Jim Yike will be at his daughter's summer league swim meet tonight, but his thoughts will be in Oregon.
The longtime Gwinnett teacher and coach plans to monitor Internet coverage of the U.S. Olympic Team Trials for track and field, anxiously awaiting results on his former high school thrower at North Gwinnett, Kibwe Johnson.
Though Johnson enters the hammer competition as the top-seeded American, the pressure of trials is intense and Yike is concerned that a recent wrist injury may hinder Johnson.
"(Johnson) fell at the end of May and hurt his wrist and he had to take two weeks off, so I'm even more nervous going into this one," Yike said. "He had such a winding path to get here and he's been so focused the whole time.
"He and his wife (Canadian thrower Crystal Smith-Johnson) had their first child, a little girl, in April and I'm hoping that will give him some peace so he can do what he does and make it happen."
Making it happen means performing his best, and earning a spot on his first U.S. Olympic team.
That has been the quest for Johnson, who turned 31 on July 17, for years. The 6-foot-2, 240-pounder's size, strength and athleticism has made him a fixture on the list of top American throwers, but he has never broken through to the Olympic level.
His experience at the 2008 Olympic Trials was disappointing with just one mark out of his three throws in preliminaries followed by three straight fouls on his throws in the finals.
"He has such tremendous athleticism," Yike said. "It took him so long to get his athleticism under control in that ring."
Plenty has changed for Johnson since the 2008 trials. He got married, welcomed his daughter and began performing at the highest level of his hammer-throwing career. He has been training in Kamloops, British Columbia, Canada with former Soviet Olympic champion Anatoliy Bondarchuk, which sparked a breakout 2011 season.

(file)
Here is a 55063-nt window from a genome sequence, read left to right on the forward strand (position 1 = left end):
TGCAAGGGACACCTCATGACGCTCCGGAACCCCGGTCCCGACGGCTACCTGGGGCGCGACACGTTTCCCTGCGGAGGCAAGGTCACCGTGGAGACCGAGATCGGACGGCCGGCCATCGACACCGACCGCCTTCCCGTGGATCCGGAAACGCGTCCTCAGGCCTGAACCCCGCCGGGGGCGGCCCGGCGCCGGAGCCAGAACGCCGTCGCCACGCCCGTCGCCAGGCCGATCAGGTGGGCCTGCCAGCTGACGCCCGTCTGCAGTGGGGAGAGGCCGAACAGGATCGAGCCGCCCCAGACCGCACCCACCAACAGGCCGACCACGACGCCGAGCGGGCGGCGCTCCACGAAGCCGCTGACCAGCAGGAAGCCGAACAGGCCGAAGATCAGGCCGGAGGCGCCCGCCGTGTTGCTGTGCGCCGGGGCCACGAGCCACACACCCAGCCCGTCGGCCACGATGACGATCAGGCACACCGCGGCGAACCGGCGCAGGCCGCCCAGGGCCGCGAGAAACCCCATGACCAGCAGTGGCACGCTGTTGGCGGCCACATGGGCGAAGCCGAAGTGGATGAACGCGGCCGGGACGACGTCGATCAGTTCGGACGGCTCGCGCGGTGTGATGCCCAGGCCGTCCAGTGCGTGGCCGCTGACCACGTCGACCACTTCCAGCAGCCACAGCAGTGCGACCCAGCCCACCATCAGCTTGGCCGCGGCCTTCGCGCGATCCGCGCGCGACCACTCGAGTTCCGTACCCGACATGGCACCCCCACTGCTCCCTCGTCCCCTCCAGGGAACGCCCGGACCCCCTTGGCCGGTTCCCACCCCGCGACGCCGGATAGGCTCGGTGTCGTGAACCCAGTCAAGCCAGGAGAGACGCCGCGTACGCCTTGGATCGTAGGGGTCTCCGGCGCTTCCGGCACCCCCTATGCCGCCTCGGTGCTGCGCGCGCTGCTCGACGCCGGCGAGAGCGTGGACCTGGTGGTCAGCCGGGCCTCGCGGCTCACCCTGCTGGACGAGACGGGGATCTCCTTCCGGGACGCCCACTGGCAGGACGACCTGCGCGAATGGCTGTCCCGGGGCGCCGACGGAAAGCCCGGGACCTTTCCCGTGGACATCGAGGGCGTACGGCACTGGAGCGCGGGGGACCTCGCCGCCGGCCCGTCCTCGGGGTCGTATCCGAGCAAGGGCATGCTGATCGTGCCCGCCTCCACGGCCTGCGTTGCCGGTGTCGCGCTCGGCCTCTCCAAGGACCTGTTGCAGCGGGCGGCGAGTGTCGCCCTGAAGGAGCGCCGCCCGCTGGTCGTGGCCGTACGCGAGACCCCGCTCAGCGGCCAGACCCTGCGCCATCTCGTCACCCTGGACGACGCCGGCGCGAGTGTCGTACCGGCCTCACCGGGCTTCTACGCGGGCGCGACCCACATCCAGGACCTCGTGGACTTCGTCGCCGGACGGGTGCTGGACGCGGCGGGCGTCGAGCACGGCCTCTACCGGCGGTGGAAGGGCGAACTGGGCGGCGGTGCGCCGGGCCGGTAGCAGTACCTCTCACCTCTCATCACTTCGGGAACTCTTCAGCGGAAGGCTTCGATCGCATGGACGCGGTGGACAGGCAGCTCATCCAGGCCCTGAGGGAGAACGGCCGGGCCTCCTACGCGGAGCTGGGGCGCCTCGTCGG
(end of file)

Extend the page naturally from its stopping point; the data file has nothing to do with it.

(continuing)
Johnson had major triumphs when he was younger, like winning the 2008 USA Track and Field Indoor title in the weight throw, but nothing like last year.
He launched a toss of 80.31 meters (266 feet, 9 inches) to win the hammer throw at the 2011 USA Track and Field Outdoor Championships. The throw, among the world's best last year, was the longest by a U.S. hammer thrower since 2000 and it made him just the third American ever to cross the 80-meter plateau.
He also starred at the Pan Am Games with a gold medal and an event-record throw of 79.63 meters (261-3).
Yike expected incredible success from Johnson, who also played football at North. His meandering career path began with the Georgia Bulldogs' track and field team before he played football at Moorpark College (Calif.) and eventually found his way to Ashland University (Ohio).
"(Johnson) was such a special case," Yike said. "To see a kid throw that far and run as fast as he could in high school was amazing. In high school, I couldn't get him in the discus ring because he wanted to work on starts in the 100."
Now Johnson is focused on nothing but the hammer throw, an event that hasn't seen much American success of late.
The last U.S. medal in the Olympic hammer throw came in 1996 and the last U.S. gold in the Olympic hammer happened in 1956. But before Johnson can take on those droughts, he has to deliver this week and qualify for the London Games.
He will have many of his high school friends in Georgia rooting him on at trials, as well as others in the Gwinnett County track and field community, particularly since a Gwinnett track and field athlete has never made the U.S. Olympic Team.
Few locally will be rooting as hard as Yike, who still talks frequently with Johnson and follows his career all over the globe.
"I'm going to be a nervous wreck (tonight)," Yike said. "It would be so special for him. And it's a once-in-a-lifetime opportunity for someone like me just to be a part of the life of a kid like this. It's such a joy to see what he's doing right now."